Ali Stroker shares story of perseverance and success

Ali Stroker began her event with a song. Stroker mentioned that she looked to singing as a child as a crucial way to express her personality. (Krystal Gallegos | Daily Trojan)

Perseverance is the first word that comes to mind when hearing the story of Ali Stroker. 

The Tony Award-winning actress serenaded the Bing Theatre audience Monday with three songs and shared her journey from a dream-filled child to playing Ado Annie in Broadway’s adaptation of “Oklahoma!” 

Hosted by Visions and Voices, the program, “Turning Limitations into Opportunities,” showcased Stroker’s endurance through a string of hurdles due to a disability she has lived with nearly her entire life. She was hurt in a car accident that left her paralyzed from the waist down.

While the injury limited Stroker’s ability to have similar physical capabilities as her peers, she found that musical theater allowed her a different kind of movement that proved just as powerful.

“I also learned that with my voice, with my singing, I could run. I could jump. I could play like all the kids my age. Except I did it with my voice. And that changed everything,” Stroker said. “I had a new identity. I was no longer just Ali Stroker, the girl on the wheelchair. But I was Ali Stroker, the singer, the actress and soon to be dancer.”

Yet, she soon realized that the path to Broadway star was a lot more complicated being in a wheelchair. When Stroker attended the NYU Tisch School of the Arts in 2005, for example, she had to adapt the courses to her needs without the help of others.

“I was met with people who didn’t understand. They didn’t know how to teach me. And this was going to be the greatest challenge and the greatest gift that I got from college,” Stroker said. “Because I realized that I was going to have to do some educating. ’Cause I was the expert after all. There were no teachers in chairs. There were no other students in chairs.”

However, after graduating in 2009 and pursuing different projects, including “The Glee Project,” Deaf West’s production of “Spring Awakening,” and most recently “Oklahoma!,” Stroker finally saw the payoff from years of working, perfecting and believing with her Tony win this past June.

“I thought a little about what I was going to say, and I was reminded that week of watching the Tonys for so many years and being that dreamer,” Stroker said. “Dreaming of being up there. And I said what I said that night, because I had never felt like I had dreamt of someone like me winning or seeing someone like me on stage … That is why I dedicated the award to all kids watching who have a disability, who have a limitation, who have a challenge.”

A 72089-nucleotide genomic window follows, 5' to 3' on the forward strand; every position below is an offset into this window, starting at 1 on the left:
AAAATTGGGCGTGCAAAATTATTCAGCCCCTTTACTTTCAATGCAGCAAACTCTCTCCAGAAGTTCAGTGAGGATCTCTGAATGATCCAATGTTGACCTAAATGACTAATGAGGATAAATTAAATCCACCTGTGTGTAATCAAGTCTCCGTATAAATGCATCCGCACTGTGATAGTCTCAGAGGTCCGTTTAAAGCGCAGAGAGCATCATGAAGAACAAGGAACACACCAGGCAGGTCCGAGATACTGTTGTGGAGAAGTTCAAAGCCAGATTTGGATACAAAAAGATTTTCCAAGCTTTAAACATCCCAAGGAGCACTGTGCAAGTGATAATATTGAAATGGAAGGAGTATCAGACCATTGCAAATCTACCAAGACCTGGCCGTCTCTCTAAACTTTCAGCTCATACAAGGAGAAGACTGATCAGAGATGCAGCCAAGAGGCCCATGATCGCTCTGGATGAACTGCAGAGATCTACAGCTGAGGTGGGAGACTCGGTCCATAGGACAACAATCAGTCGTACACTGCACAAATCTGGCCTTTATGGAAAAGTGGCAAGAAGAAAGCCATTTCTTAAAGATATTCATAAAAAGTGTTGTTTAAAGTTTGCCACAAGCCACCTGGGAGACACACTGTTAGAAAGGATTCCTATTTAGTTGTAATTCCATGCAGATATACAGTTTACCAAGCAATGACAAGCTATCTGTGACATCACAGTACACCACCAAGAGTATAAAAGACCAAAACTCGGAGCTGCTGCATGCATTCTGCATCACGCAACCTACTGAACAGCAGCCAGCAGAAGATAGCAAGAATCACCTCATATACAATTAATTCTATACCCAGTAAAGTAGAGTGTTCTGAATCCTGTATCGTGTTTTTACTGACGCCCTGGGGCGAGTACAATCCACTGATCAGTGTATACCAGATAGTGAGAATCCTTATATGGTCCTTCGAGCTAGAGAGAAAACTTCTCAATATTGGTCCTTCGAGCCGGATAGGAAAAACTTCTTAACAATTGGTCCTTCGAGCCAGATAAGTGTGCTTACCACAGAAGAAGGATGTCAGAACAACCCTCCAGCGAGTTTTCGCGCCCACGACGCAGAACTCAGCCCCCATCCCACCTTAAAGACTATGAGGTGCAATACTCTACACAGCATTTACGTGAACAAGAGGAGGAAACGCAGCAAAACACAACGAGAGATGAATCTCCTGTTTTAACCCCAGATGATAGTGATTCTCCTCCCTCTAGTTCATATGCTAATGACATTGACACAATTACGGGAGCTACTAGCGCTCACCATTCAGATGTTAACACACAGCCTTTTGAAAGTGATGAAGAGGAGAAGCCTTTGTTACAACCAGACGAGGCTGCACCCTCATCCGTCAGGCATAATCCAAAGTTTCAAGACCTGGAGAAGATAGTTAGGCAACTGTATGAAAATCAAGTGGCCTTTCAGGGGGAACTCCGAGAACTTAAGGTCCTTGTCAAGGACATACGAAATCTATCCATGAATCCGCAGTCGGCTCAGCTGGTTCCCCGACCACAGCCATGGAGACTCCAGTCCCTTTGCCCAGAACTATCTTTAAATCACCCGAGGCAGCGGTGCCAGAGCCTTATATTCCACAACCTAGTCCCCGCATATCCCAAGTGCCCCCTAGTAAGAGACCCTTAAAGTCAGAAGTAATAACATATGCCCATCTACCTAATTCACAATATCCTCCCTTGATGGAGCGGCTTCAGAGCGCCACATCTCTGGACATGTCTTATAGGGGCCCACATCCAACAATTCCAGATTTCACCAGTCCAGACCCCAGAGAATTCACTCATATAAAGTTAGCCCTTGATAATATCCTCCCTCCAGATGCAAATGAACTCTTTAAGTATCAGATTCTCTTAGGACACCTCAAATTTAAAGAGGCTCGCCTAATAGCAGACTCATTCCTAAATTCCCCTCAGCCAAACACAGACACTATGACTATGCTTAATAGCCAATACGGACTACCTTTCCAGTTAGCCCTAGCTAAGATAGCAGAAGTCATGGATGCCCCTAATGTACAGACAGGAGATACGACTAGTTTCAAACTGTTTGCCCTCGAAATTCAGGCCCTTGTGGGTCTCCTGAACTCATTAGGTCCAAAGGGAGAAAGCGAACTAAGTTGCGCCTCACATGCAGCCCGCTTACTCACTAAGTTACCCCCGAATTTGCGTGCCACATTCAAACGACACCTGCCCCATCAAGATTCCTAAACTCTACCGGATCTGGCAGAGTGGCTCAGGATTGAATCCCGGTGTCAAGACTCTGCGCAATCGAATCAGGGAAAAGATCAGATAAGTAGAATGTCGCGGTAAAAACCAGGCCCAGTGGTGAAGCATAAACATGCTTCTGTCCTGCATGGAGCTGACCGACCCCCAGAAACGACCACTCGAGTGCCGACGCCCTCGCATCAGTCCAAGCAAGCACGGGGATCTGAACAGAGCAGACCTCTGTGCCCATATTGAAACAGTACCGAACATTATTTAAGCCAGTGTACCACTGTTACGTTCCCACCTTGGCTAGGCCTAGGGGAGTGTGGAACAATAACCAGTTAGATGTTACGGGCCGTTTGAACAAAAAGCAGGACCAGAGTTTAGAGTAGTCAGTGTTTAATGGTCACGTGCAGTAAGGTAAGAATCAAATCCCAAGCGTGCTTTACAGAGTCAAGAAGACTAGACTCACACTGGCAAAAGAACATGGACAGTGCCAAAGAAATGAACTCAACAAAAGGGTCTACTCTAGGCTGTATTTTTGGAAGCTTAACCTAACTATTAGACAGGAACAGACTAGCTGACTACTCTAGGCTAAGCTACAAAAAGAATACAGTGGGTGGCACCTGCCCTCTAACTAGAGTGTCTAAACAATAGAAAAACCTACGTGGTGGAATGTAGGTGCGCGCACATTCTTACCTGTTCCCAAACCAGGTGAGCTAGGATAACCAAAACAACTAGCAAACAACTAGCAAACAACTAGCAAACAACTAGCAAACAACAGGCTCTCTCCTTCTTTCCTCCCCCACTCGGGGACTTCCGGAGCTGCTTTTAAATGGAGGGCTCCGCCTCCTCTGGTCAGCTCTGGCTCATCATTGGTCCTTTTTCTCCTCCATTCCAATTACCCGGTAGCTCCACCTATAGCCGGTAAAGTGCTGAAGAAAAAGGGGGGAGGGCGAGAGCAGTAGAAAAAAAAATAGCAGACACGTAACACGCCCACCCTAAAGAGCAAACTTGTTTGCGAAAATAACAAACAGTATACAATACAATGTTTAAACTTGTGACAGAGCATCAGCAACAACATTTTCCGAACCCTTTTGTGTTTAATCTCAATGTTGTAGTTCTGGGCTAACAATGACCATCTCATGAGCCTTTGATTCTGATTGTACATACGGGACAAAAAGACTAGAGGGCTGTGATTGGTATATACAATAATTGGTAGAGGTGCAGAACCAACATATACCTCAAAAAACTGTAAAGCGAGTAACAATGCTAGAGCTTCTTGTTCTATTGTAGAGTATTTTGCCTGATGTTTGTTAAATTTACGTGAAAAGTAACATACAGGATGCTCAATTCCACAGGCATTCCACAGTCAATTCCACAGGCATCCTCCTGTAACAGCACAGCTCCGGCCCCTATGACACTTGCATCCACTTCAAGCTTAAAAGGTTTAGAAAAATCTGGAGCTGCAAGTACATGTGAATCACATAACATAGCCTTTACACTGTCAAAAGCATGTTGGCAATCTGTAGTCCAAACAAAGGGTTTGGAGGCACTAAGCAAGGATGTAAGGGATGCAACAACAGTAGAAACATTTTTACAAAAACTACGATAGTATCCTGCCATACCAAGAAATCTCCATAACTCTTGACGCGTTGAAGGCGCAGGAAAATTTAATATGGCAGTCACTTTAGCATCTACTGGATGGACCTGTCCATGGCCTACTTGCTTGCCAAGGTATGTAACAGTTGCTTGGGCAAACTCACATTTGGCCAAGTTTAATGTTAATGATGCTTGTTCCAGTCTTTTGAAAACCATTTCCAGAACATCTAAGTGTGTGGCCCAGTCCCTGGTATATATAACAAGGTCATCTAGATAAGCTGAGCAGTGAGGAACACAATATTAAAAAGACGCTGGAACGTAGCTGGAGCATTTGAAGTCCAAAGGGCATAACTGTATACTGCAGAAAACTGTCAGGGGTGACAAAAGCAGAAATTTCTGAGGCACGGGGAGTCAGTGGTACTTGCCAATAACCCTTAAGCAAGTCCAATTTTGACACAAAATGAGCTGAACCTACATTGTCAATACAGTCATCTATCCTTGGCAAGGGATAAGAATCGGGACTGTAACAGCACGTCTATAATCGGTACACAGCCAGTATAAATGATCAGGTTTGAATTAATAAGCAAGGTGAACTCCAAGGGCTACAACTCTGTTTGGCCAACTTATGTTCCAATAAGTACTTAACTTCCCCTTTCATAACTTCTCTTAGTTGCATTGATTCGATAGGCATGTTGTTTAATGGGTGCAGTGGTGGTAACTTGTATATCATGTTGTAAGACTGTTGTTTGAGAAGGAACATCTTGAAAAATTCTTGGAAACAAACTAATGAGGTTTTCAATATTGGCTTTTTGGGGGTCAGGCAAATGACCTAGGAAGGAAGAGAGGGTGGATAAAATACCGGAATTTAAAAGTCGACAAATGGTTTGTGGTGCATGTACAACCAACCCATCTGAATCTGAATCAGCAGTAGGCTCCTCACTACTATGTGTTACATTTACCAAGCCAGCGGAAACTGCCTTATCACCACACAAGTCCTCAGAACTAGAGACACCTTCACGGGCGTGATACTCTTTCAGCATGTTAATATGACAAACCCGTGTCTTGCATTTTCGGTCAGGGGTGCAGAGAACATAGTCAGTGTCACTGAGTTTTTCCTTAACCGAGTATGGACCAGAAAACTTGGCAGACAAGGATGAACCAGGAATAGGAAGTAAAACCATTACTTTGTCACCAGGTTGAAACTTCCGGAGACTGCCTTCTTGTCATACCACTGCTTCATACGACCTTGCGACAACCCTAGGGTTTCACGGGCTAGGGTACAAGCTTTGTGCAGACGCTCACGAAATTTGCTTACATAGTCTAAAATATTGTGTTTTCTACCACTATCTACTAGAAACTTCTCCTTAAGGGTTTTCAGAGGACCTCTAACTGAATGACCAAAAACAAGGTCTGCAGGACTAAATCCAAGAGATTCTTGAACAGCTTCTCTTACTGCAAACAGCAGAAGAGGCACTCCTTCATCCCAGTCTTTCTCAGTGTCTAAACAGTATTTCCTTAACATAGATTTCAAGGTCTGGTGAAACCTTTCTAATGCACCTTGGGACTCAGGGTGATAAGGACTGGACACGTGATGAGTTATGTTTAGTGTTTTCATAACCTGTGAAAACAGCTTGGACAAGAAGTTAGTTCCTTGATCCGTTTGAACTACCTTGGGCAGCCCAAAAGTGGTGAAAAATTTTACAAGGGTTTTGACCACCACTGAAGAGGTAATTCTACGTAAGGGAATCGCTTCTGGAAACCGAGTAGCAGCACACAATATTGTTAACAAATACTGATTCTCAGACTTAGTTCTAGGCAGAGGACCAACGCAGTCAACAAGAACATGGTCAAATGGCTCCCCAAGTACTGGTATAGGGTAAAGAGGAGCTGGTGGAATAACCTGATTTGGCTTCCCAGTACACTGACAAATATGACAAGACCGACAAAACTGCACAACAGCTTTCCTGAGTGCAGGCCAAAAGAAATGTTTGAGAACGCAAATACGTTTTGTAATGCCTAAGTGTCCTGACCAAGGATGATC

The audience’s reactions to the event were strongly positive. Many attendees expressed the immense impact Stroker has had on their personal struggles with disabilities during the Q&A section and after the show. 

“Someone asked a question about dealing with invisible illnesses, which is something I have, and I really liked how she talked about, not only about self-advocacy, but also about saying what you need and saying thank you afterwards,” said Sara Zuluaga-Sierra, a sophomore studying NGOs and social change.

Also present in the audience were some of Stroker’s friends who have seen parts of her journey to the Broadway stage. Chelsie Hill, a friend of Stroker since 2012, talked about the influence Stroker has had on her own personal history with a disability.

“I think the biggest thing Ali has ever taught me when I was first injured was turning your limitations into opportunities, and it’s so cool to see her eight years later still saying the same thing and with all the achievements she’s done,” Hill said. 

To all aspiring performers with disabilities, Stroker instilled these words: “I’m the first, but you can be the second and the third. So there are no more excuses. You belong here now, so come on. We need you.”